Thursday, April 2, 2009

"He's down, he got shot."

Update!



So we don't lose sight of who has been lost to us—Officer Jeffrey Fontana

In the absence of any pressing work on my part, I attended the trial of DeShawn Campbell here in San José. Campbell is on trial for gunning down Officer Jeffrey Fontana in October 2001. I've wanted to go just to offer support to Jeff's family and to just thank the police for being a visible presence in San José.

Yes, that’s two thousand one. Nearly seven and a half years. The defense attorney, a tall man with the surname of Souza, is a typical defense attorney who has the “delay delay delay” ability down pat. He’s very Chris Plourd-like in his demeanor. (I wrote "need Plourdicil" in my notes). Souza’s the genius who managed to get the death penalty removed from consideration when he found himself an expert witness (at taxpayer cost) to declare his client "mentally retarded."

While you are waiting for me to get it together, please visit Officer Fontana’s brother Greg’s blog, Justice for Jeffrey.

Greg and his mom Sandy deserve to know there are people out there who do care about our men and women on the street, and are outraged by not only the delay in justice, but the deplorable defense tactics.

I’ll have something up later tonight once I decipher my notes and pull myself together.

Update: Thursday, April 2, 2009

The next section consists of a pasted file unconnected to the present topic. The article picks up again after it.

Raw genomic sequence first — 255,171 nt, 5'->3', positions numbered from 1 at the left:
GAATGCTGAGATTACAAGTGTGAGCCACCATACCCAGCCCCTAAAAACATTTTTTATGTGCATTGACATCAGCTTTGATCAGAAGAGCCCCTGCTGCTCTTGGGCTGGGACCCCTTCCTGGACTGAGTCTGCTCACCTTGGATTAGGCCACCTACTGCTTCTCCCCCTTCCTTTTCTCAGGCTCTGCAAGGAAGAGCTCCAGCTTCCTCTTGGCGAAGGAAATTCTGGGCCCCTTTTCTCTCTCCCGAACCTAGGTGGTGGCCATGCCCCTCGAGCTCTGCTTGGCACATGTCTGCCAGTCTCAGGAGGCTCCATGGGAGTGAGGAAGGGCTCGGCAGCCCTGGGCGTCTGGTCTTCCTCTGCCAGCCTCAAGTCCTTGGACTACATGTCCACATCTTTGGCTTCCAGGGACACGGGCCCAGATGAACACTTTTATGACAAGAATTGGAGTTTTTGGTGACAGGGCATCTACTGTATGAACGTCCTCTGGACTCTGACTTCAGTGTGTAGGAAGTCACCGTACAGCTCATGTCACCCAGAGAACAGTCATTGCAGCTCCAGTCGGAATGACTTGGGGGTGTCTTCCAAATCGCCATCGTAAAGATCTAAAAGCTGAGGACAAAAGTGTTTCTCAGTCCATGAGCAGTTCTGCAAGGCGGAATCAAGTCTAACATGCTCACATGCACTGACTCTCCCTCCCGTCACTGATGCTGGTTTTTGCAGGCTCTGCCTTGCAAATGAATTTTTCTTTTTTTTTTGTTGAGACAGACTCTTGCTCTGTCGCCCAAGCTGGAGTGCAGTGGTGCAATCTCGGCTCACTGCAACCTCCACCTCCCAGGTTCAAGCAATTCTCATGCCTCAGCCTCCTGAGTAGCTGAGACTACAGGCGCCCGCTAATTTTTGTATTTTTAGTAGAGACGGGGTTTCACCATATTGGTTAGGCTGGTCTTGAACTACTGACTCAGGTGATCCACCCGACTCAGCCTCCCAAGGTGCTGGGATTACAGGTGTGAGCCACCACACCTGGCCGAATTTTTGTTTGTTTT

I am going to be upfront and state I am firmly on the side of the prosecution in this tragedy.

So if a reader has a problem with my lack of objectivity, please encourage the San José Mercury News or Channel 11 to send a reporter to hear testimony. There has been little media coverage except for the anniversary of Officer Jeffrey Fontana’s murder, and of during opening arguments. Just because my undergrad degree is from a school of journalism doesn’t mean in this capacity I am an objective observer.

If you can live with that, read on.

The Santa Clara County Superior Court building is an eight-stop light rail ride for me. Unfortunately I have zero sense of direction and have no idea which way to walk, and I ask the light rail operator, who’d exited the train’s cab to switch off drivers. She pointed me in the right direction, and I jaywalked across the street to avoid a full-block walk to the first available crosswalk.

The court building is right next to the main county jail. Defendants are brought into court through a tunnel system. The People v. Campbell is being heard in Department 38, Judge Diane Northway. Judge Northway agreed with one of the defense expert-for-hire who declared the defendant, De Shawn Campbell, to be mentally retarded. Campbell has a court-appointed attorney that is NOT a public defender, Edward Souza. Souza has been a master of delay tactics, claiming to be ready to go to trial for quote some time, but maneuvering to have his client declared mentally retarded, which was finally accomplished last year, taking the death penalty (this is a special circumstances case) off the table.

I make the metal detector go off. Twice. I take off my belt the first time and still it goes off. I have no change, and my purse has gone through the x-ray machine. The sheriff asks me to pull my pants up so he can see my ankles. It’s only later in court I remember I have dozens of vascular clamps in my abdomen, a consequence of back surgery in 1992, and two screws in my knees. I’ll know what to say next time. I ask the deputy where the cop killer trial is, and he directs me to the elevator and department 38, sixth floor. I have no idea of the time; court was supposed to start at 1 p.m. and I walk so darn slow, I have to be late.